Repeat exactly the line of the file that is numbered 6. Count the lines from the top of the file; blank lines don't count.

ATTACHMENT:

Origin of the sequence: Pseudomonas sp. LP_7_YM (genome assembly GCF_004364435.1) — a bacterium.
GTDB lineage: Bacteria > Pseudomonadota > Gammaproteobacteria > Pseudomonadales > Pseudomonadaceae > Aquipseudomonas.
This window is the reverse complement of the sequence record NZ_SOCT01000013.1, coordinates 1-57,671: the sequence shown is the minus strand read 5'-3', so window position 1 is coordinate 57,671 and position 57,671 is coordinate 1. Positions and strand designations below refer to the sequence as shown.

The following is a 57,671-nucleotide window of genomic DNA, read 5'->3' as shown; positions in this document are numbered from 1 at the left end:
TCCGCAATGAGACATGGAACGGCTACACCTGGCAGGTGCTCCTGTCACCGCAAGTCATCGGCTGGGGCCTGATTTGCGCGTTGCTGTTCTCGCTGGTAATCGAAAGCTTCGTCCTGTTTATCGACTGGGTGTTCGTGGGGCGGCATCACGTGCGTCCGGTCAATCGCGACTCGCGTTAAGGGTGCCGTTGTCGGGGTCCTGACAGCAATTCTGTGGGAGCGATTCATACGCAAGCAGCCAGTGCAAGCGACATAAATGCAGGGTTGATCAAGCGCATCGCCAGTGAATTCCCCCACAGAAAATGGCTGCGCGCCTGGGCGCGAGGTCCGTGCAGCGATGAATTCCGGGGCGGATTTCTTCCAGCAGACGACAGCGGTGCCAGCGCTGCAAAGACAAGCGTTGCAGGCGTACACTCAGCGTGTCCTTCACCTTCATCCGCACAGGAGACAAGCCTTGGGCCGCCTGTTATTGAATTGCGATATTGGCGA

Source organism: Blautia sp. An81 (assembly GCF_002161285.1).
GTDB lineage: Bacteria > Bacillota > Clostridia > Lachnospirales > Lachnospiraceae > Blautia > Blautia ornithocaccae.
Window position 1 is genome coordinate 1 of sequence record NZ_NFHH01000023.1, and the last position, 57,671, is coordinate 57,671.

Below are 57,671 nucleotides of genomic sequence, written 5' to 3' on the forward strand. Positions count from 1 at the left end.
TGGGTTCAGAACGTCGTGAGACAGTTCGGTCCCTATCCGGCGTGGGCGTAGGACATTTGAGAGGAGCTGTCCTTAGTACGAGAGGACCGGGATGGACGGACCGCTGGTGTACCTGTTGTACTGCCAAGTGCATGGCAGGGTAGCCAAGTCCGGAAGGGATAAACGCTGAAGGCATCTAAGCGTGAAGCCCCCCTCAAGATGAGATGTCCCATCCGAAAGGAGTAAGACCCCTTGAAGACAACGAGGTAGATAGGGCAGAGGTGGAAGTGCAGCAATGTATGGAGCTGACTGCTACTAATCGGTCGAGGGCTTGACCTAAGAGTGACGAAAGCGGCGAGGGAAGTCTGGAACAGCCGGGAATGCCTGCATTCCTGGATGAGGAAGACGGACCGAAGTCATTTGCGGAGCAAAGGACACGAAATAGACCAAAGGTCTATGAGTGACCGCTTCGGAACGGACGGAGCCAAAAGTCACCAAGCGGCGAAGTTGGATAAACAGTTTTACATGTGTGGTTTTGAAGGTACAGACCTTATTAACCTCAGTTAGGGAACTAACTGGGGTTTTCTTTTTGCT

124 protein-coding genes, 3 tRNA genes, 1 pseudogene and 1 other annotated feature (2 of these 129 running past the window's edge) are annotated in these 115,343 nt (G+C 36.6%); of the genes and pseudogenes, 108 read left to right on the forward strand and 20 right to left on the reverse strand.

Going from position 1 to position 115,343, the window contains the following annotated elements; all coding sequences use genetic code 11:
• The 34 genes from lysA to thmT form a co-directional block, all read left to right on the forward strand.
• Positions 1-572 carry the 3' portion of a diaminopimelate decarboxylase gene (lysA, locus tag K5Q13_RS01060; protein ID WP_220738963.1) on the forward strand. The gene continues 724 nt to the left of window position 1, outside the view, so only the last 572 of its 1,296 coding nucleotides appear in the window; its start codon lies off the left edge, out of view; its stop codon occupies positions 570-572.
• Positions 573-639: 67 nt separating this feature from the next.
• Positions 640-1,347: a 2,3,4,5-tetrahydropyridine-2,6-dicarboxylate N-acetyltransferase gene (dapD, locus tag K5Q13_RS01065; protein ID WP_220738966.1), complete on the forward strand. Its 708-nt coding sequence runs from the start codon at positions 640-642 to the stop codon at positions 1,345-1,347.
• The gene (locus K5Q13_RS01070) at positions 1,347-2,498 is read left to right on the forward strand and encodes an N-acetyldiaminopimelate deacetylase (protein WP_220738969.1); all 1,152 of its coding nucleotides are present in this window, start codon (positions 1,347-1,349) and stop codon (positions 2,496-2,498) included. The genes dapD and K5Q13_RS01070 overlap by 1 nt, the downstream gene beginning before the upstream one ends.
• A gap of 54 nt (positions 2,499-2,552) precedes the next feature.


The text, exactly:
Source organism: Blautia sp. An81 (assembly GCF_002161285.1).